Stochastic 2D Well-Path Assessments for Naturally Fractured Carbonate Reservoirs
- Dean Wehunt (Chevron Europe, Eurasia, and Middle East Exploration and Production Company) | Marina Borovykh (Chevron Europe, Eurasia, and Middle East Exploration and Production Company) | Wayne Narr (Chevron Energy Technology Company)
- Document ID
- Society of Petroleum Engineers
- SPE Reservoir Evaluation & Engineering
- Publication Date
- November 2017
- Document Type
- Journal Paper
- 853 - 875
- 2017.Society of Petroleum Engineers
- Stochastic 2D Model, Fracture Stratigraphy, Decision Analysis, Water Mitigation, Fracture Characterization
- 1 in the last 30 days
- 199 since 2007
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Simple but geologically reasonable and calibrated 2D stochastic models are useful to quantify significant risks and uncertainties associated with alternative-development-well trajectories, particularly when statistical relationships can be established to help quantify those risks and uncertainties, and when the geologic features that create the risks and uncertainties are not adequately addressed within reservoir flow models.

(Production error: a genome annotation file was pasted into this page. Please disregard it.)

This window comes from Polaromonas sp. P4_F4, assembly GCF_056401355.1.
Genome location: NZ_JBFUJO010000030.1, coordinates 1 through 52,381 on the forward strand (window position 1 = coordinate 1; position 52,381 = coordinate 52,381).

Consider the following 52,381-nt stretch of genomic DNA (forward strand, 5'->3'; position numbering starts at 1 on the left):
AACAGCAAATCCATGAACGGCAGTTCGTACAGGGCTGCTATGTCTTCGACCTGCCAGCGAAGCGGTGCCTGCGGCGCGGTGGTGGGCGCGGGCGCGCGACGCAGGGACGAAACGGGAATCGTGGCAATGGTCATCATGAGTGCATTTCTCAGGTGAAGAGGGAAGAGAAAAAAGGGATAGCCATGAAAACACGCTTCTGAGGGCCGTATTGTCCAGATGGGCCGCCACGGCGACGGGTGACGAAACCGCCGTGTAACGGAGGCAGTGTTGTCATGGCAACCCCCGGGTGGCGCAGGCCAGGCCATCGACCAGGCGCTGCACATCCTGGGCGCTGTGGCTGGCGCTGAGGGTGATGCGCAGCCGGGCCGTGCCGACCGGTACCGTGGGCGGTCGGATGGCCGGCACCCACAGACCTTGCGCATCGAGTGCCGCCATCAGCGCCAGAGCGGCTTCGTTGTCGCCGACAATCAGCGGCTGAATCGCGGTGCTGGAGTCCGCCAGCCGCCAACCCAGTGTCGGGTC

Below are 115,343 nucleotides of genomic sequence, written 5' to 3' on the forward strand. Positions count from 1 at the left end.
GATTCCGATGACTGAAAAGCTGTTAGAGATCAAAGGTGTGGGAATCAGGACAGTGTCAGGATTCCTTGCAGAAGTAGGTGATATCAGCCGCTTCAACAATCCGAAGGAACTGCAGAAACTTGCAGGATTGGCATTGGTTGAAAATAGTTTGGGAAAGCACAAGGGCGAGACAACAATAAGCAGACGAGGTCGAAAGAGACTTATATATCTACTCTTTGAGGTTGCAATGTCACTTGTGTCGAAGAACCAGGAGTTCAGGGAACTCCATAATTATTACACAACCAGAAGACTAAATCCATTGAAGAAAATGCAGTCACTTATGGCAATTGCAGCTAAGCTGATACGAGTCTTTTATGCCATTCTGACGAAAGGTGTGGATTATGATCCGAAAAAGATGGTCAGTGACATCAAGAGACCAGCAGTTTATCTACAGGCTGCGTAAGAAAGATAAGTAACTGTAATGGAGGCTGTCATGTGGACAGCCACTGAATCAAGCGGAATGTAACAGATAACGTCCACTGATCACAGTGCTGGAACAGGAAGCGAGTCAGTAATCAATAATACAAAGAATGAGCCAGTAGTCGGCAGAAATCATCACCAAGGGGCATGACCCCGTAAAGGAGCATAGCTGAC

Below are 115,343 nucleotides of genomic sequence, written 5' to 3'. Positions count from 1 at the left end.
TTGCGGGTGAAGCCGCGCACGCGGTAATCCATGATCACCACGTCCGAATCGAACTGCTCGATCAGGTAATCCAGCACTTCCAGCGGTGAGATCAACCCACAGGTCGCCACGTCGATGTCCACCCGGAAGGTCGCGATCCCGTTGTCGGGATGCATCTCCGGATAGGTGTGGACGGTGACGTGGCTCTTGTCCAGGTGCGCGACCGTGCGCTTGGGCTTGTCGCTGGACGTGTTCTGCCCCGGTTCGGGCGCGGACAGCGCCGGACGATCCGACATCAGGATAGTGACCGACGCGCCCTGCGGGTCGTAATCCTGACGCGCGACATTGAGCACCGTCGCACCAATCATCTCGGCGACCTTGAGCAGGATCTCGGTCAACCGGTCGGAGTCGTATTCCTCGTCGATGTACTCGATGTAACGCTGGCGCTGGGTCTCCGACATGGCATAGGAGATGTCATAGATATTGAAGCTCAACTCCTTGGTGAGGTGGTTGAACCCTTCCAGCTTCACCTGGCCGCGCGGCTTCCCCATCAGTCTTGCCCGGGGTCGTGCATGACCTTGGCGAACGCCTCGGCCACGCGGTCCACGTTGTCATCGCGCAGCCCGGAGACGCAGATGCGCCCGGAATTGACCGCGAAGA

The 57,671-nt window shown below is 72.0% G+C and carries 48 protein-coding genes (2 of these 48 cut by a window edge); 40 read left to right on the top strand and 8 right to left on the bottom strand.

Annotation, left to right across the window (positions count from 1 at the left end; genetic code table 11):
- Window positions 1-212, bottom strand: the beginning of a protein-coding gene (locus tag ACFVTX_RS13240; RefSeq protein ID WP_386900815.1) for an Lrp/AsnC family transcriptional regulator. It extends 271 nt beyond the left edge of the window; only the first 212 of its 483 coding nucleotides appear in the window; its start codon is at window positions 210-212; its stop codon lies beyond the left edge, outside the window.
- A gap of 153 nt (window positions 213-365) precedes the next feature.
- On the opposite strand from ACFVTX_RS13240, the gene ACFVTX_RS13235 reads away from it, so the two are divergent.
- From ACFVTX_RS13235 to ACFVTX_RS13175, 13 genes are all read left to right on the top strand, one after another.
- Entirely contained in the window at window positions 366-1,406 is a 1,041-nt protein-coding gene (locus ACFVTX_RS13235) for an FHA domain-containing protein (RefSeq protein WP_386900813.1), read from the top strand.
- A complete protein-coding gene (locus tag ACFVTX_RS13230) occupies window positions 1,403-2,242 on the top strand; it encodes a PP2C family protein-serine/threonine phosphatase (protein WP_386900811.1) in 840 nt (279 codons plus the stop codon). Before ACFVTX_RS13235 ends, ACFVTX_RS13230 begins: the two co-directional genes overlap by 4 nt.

Our example stochastic 2D model considered the naturally fractured depositional-slope region of an isolated carbonate buildup, and the model was populated with relevant features including distributions and geometric details of natural fractures, natural-fracture clustering, and intraformational slope clinoforms that define a mechanically layered sequence. The model was calibrated by use of well-production results and production-logging data so that it reproduced observed well results for cases where the lower sequence boundary does not occur above the oil/water contact (OWC), adding confidence that the model could be used to represent the statistical impact of various alternative trajectories for future wells.
Experimental design (ED) was used to determine the significant uncertainties and well-path decisions. Heel and toe elevation and the number of clinoforms encountered by the well were the only significant variables for modeling the frequency of water production. For modeling the frequency of direct well communication to the gas cap, the same variables were significant, in addition to well direction, completion length, and fracture density. The amount of fracture clustering applied in the model was also significant. For our example case, changing the well-elevation profile was effective in managing gas or water risks; however, tradeoffs were evident—and quantified—in attempting to simultaneously address both risks. Minimizing drawdown was not an effective strategy because productivity was low and rarely resulted in economic water-free production if any open fracture connected the well with the aquifer.
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